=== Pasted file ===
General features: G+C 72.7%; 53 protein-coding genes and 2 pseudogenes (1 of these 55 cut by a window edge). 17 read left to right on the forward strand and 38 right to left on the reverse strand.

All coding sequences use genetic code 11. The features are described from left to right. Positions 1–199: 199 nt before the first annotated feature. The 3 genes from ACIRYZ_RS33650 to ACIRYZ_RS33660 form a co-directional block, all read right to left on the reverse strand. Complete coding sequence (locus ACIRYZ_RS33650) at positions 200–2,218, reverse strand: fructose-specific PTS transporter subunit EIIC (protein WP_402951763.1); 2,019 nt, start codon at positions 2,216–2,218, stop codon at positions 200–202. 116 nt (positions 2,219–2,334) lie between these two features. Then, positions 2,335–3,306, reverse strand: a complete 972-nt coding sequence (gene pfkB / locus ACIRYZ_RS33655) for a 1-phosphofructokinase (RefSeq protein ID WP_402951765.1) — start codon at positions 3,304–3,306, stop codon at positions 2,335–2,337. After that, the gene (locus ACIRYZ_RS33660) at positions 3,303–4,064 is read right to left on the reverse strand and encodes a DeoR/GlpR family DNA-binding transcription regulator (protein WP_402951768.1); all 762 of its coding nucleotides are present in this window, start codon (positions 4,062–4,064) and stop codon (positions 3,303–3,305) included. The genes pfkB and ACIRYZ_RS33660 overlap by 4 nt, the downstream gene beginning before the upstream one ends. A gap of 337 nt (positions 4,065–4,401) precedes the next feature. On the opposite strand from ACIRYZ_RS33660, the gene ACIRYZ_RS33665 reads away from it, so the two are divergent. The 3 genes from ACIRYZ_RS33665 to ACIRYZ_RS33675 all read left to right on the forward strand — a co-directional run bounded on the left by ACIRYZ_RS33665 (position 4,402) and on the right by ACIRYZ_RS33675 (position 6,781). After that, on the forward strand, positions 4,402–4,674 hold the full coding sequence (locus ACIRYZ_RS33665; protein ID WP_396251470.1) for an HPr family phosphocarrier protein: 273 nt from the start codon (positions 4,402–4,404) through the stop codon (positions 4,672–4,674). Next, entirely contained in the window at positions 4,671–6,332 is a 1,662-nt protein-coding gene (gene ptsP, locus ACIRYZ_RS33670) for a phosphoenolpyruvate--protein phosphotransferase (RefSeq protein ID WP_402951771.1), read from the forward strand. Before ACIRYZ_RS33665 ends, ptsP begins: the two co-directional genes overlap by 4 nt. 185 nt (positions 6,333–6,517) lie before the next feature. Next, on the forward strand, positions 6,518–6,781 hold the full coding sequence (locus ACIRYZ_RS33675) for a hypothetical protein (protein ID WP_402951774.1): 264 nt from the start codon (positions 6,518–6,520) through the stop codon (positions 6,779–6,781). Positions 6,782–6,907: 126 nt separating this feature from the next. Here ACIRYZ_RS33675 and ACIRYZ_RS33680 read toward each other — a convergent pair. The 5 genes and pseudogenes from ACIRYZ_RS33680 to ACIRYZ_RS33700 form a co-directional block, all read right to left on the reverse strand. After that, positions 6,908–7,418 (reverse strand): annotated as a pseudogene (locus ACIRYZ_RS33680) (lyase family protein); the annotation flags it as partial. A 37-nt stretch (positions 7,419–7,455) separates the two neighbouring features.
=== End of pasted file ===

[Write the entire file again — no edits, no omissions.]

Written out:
General features: G+C 72.7%; 53 protein-coding genes and 2 pseudogenes (1 of these 55 cut by a window edge). 17 read left to right on the forward strand and 38 right to left on the reverse strand.

All coding sequences use genetic code 11. The features are described from left to right. Positions 1–199: 199 nt before the first annotated feature. The 3 genes from ACIRYZ_RS33650 to ACIRYZ_RS33660 form a co-directional block, all read right to left on the reverse strand. Complete coding sequence (locus ACIRYZ_RS33650) at positions 200–2,218, reverse strand: fructose-specific PTS transporter subunit EIIC (protein WP_402951763.1); 2,019 nt, start codon at positions 2,216–2,218, stop codon at positions 200–202. 116 nt (positions 2,219–2,334) lie between these two features. Then, positions 2,335–3,306, reverse strand: a complete 972-nt coding sequence (gene pfkB / locus ACIRYZ_RS33655) for a 1-phosphofructokinase (RefSeq protein ID WP_402951765.1) — start codon at positions 3,304–3,306, stop codon at positions 2,335–2,337. After that, the gene (locus ACIRYZ_RS33660) at positions 3,303–4,064 is read right to left on the reverse strand and encodes a DeoR/GlpR family DNA-binding transcription regulator (protein WP_402951768.1); all 762 of its coding nucleotides are present in this window, start codon (positions 4,062–4,064) and stop codon (positions 3,303–3,305) included. The genes pfkB and ACIRYZ_RS33660 overlap by 4 nt, the downstream gene beginning before the upstream one ends. A gap of 337 nt (positions 4,065–4,401) precedes the next feature. On the opposite strand from ACIRYZ_RS33660, the gene ACIRYZ_RS33665 reads away from it, so the two are divergent. The 3 genes from ACIRYZ_RS33665 to ACIRYZ_RS33675 all read left to right on the forward strand — a co-directional run bounded on the left by ACIRYZ_RS33665 (position 4,402) and on the right by ACIRYZ_RS33675 (position 6,781). After that, on the forward strand, positions 4,402–4,674 hold the full coding sequence (locus ACIRYZ_RS33665; protein ID WP_396251470.1) for an HPr family phosphocarrier protein: 273 nt from the start codon (positions 4,402–4,404) through the stop codon (positions 4,672–4,674). Next, entirely contained in the window at positions 4,671–6,332 is a 1,662-nt protein-coding gene (gene ptsP, locus ACIRYZ_RS33670) for a phosphoenolpyruvate--protein phosphotransferase (RefSeq protein ID WP_402951771.1), read from the forward strand. Before ACIRYZ_RS33665 ends, ptsP begins: the two co-directional genes overlap by 4 nt. 185 nt (positions 6,333–6,517) lie before the next feature. Next, on the forward strand, positions 6,518–6,781 hold the full coding sequence (locus ACIRYZ_RS33675) for a hypothetical protein (protein ID WP_402951774.1): 264 nt from the start codon (positions 6,518–6,520) through the stop codon (positions 6,779–6,781). Positions 6,782–6,907: 126 nt separating this feature from the next. Here ACIRYZ_RS33675 and ACIRYZ_RS33680 read toward each other — a convergent pair. The 5 genes and pseudogenes from ACIRYZ_RS33680 to ACIRYZ_RS33700 form a co-directional block, all read right to left on the reverse strand. After that, positions 6,908–7,418 (reverse strand): annotated as a pseudogene (locus ACIRYZ_RS33680) (lyase family protein); the annotation flags it as partial. A 37-nt stretch (positions 7,419–7,455) separates the two neighbouring features.